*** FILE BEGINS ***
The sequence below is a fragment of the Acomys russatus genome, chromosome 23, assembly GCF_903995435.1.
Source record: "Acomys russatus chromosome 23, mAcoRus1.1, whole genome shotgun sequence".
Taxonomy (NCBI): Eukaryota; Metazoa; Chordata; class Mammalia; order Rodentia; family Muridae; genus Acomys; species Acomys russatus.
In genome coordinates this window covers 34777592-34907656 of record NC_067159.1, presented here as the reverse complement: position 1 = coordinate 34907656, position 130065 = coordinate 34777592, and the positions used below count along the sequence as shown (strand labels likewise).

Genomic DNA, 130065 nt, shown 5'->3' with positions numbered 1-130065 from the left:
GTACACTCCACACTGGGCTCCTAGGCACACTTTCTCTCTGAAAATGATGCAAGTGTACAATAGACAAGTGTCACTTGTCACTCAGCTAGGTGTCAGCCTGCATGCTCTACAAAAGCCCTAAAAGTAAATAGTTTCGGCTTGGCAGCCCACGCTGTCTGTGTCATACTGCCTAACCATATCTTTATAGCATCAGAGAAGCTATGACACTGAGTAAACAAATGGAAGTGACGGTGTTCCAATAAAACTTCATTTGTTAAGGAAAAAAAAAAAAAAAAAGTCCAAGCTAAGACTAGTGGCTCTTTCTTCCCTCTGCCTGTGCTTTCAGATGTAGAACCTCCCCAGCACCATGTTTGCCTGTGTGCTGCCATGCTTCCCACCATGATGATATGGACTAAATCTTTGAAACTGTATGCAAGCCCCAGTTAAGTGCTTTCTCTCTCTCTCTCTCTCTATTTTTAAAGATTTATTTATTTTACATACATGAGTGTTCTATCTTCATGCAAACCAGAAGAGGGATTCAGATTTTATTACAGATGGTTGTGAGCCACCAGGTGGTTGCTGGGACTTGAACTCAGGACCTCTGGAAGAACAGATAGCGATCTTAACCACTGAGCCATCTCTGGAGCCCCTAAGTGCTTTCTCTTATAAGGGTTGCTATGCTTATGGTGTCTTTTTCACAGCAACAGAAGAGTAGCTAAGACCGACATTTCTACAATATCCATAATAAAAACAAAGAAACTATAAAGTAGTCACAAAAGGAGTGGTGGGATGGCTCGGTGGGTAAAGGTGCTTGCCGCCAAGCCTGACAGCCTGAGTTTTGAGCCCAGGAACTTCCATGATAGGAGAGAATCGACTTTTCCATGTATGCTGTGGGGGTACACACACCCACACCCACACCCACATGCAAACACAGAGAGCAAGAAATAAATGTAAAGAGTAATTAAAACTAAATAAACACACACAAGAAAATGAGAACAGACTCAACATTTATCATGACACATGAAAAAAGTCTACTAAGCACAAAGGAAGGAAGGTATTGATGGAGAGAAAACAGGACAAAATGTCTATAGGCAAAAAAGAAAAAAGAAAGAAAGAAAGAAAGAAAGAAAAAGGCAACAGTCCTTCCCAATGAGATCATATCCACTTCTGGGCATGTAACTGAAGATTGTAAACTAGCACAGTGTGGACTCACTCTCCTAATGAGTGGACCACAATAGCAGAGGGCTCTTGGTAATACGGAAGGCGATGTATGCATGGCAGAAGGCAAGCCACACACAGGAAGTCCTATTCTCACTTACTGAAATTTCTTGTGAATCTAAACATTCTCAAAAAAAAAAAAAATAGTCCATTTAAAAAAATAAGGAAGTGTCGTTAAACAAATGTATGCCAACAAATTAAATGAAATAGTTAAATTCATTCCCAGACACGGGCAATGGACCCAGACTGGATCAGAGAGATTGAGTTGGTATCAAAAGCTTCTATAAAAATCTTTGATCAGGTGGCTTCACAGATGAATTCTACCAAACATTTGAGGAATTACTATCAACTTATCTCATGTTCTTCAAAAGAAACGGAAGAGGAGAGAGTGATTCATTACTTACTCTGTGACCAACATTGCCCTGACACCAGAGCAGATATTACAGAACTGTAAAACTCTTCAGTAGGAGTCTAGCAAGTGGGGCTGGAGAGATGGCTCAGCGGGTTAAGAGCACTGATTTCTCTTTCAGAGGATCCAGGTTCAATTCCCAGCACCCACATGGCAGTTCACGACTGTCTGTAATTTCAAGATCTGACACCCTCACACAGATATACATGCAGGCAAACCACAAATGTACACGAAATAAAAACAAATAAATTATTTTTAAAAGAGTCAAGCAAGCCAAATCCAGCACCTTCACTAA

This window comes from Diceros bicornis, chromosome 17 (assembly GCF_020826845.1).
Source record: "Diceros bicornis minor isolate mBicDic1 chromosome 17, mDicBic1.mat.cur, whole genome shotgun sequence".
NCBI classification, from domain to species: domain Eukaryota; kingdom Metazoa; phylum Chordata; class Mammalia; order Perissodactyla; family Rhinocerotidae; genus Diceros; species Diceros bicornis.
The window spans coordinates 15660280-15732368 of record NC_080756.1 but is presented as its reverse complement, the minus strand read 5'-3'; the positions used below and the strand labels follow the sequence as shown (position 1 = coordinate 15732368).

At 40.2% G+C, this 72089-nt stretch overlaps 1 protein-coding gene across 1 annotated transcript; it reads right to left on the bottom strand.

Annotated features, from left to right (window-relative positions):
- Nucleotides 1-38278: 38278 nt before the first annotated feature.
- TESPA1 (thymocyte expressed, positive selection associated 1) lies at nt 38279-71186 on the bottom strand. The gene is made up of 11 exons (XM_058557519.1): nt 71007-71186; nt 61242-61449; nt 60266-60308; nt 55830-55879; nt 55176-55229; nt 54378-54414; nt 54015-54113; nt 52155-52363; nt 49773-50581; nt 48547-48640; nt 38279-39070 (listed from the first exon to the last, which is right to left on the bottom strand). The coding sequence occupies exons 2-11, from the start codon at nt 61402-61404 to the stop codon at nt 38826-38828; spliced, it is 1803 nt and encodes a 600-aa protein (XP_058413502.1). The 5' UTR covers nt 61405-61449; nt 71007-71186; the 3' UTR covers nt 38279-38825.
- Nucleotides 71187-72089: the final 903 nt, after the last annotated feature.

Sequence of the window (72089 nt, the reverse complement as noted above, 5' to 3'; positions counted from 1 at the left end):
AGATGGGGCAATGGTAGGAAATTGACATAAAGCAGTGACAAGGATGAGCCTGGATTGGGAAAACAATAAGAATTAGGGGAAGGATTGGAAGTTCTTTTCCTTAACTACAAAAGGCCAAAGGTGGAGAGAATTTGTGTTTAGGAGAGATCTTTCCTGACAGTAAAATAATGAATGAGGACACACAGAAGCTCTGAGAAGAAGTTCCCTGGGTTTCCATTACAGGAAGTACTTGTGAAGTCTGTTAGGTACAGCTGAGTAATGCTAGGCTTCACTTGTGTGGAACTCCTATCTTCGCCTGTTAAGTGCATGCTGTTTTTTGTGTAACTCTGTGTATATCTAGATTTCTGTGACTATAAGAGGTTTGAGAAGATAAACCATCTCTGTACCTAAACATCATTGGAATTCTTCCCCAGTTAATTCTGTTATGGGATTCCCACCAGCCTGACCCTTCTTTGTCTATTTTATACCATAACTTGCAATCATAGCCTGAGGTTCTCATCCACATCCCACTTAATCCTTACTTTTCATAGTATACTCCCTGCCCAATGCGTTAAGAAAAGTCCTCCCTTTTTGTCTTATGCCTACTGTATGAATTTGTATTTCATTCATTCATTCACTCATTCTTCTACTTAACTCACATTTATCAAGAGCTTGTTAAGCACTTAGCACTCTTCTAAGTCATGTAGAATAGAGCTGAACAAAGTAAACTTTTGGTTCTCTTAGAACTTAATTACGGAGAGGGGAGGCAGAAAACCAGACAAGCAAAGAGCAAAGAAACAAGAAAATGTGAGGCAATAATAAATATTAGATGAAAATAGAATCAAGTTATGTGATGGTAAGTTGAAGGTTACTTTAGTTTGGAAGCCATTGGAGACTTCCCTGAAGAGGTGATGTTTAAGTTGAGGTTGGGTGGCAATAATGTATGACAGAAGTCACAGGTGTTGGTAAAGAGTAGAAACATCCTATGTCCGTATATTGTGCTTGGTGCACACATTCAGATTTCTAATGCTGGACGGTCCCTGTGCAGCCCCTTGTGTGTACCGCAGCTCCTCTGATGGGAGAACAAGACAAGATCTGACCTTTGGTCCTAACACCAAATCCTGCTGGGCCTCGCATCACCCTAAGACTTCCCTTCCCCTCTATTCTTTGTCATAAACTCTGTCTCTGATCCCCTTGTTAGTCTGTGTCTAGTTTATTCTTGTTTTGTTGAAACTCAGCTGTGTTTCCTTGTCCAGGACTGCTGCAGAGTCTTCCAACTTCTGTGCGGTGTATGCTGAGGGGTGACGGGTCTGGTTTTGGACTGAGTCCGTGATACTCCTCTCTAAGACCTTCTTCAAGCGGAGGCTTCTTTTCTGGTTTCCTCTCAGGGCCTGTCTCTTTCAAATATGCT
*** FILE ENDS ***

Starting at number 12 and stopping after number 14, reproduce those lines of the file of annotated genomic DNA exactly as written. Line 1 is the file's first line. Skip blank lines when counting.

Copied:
Annotated features, from left to right (window-relative positions):
- Nucleotides 1-38278: 38278 nt before the first annotated feature.
- TESPA1 (thymocyte expressed, positive selection associated 1) lies at nt 38279-71186 on the bottom strand. The gene is made up of 11 exons (XM_058557519.1): nt 71007-71186; nt 61242-61449; nt 60266-60308; nt 55830-55879; nt 55176-55229; nt 54378-54414; nt 54015-54113; nt 52155-52363; nt 49773-50581; nt 48547-48640; nt 38279-39070 (listed from the first exon to the last, which is right to left on the bottom strand). The coding sequence occupies exons 2-11, from the start codon at nt 61402-61404 to the stop codon at nt 38826-38828; spliced, it is 1803 nt and encodes a 600-aa protein (XP_058413502.1). The 5' UTR covers nt 61405-61449; nt 71007-71186; the 3' UTR covers nt 38279-38825.